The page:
35. Lastly, it was urged by Mr. Patwalia that the case of B.

Seshaiah (A-10) is an extremely hard case, who is now aged about 87 years and is suffering from Parkinson's disease Hypertension, Diabetes with severe Calcific AV Stenosis, Mild AR, Moderate MR and Anemia of some degree. This apart, A- 10 has already undergone jail suffering for about three years and, therefore, taking all these factors into consideration, his sentence may be reduced to the period already undergone by him. We are afraid to accept this submission of the learned counsel, because A-10 has been held guilty for being a member of unlawful assembly and sharing common intention with A-1, A-2, A-10, A-11 and A-12 to commit the murder of deceased No.2.

36. Having given our careful consideration to the submissions made by the learned counsel for the parties and in the light of the evidence discussed hereinabove and tested in the light of the principles of law highlighted above, it must be held that the evaluation of the findings recorded by the High Court do not suffer from any manifest error and mis- appreciation of evidence on record. Hence, we agree with the finding of the High Court that the A-1, A-2, A-10, A-11 and A- 12 are the real culprits and their conviction and sentences for the offences punishable under Section 302 read with Section 149, Section 302 and Section 449 of the IPC are wholly sustainable and justifiable.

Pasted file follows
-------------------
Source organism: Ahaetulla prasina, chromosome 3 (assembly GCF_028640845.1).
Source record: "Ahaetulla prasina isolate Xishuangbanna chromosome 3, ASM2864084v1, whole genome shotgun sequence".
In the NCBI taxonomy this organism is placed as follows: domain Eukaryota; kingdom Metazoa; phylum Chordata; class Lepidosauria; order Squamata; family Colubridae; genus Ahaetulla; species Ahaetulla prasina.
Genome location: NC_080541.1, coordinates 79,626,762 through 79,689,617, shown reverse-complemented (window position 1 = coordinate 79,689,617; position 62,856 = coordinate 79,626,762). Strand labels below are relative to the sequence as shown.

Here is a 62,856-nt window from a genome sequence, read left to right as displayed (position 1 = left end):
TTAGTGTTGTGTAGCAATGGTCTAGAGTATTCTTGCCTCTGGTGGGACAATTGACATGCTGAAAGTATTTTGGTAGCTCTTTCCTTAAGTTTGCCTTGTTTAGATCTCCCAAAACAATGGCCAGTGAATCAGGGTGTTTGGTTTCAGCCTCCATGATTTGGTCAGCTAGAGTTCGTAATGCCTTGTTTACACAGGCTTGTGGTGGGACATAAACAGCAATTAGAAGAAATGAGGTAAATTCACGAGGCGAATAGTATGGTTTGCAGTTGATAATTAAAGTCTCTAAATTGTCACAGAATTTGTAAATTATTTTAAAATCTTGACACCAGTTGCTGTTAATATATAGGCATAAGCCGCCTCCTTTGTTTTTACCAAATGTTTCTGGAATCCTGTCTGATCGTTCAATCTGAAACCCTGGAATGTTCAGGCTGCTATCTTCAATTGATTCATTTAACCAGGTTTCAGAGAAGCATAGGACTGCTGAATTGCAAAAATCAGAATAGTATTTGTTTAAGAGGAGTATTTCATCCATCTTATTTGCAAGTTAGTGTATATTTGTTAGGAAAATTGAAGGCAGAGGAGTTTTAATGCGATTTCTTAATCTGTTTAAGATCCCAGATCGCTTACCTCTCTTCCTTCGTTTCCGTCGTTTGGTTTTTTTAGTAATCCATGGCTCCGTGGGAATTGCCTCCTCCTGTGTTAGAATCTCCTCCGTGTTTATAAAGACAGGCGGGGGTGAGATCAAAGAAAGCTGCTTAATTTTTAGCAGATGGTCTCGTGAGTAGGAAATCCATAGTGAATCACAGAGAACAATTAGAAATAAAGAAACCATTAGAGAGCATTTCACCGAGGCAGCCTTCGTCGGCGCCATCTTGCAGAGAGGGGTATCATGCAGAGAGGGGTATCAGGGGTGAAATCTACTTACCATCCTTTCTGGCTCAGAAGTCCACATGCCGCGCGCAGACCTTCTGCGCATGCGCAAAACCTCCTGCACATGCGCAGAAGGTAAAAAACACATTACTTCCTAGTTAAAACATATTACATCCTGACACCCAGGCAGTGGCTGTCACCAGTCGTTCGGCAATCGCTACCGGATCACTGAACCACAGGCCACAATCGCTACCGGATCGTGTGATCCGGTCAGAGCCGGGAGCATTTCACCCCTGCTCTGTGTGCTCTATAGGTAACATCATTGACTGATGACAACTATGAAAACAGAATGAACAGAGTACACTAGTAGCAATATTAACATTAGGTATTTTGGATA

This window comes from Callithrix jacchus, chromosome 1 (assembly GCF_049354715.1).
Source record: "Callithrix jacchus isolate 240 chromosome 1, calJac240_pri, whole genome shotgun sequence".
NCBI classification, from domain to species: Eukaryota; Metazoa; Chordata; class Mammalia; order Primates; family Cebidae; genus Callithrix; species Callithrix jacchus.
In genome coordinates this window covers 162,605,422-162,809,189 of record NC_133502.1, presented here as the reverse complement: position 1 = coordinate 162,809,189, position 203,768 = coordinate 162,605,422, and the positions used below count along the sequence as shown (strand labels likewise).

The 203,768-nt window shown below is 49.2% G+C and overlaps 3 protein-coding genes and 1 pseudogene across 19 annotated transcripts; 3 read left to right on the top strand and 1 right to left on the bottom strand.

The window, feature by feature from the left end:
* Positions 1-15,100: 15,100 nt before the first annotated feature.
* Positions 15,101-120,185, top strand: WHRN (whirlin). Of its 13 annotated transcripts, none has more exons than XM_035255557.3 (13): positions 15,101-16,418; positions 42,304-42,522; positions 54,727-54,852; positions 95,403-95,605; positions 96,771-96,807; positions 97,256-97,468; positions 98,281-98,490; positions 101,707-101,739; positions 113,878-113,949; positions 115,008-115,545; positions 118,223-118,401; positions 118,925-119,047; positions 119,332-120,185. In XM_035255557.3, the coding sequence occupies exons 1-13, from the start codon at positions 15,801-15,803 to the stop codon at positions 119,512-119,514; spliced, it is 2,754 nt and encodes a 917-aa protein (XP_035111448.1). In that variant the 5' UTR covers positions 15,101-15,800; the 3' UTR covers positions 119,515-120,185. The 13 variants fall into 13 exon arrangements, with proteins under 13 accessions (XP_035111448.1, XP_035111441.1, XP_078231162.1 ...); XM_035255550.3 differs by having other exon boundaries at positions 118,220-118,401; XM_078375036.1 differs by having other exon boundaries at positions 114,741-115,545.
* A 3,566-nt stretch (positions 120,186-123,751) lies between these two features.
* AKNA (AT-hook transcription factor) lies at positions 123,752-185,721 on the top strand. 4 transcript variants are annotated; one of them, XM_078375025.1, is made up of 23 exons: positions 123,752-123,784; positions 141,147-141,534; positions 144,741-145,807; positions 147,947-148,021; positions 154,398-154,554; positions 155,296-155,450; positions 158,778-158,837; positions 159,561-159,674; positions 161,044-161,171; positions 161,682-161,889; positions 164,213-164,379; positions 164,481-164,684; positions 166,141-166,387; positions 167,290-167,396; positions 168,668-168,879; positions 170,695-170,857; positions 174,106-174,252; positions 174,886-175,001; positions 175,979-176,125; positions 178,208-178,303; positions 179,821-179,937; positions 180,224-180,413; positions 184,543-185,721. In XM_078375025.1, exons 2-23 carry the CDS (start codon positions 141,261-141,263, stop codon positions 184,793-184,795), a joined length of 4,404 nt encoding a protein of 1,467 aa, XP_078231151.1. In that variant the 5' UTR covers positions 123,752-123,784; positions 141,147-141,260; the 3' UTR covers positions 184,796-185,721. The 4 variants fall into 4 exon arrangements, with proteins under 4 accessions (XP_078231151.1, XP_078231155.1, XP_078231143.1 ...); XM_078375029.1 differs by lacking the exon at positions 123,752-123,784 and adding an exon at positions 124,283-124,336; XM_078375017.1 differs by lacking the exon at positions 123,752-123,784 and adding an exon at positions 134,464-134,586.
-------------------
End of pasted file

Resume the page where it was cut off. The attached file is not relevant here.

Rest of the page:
37. In the result, there is no merit in this appeal and it is, accordingly, dismissed.

38. B. Seshaiah (A-10) is on bail pursuant to the order of this Court passed on 30.10.2006. His bail bonds are cancelled and surety is discharged. He is directed to surrender before the trial court within one month from the date of this order. The learned trial court shall remand him to jail for serving out the remainder part of the sentences. On failure of B. Seshaiah to appear before the trial court within the stipulated period, the learned trial court shall take appropriate steps against A-10 in accordance with law.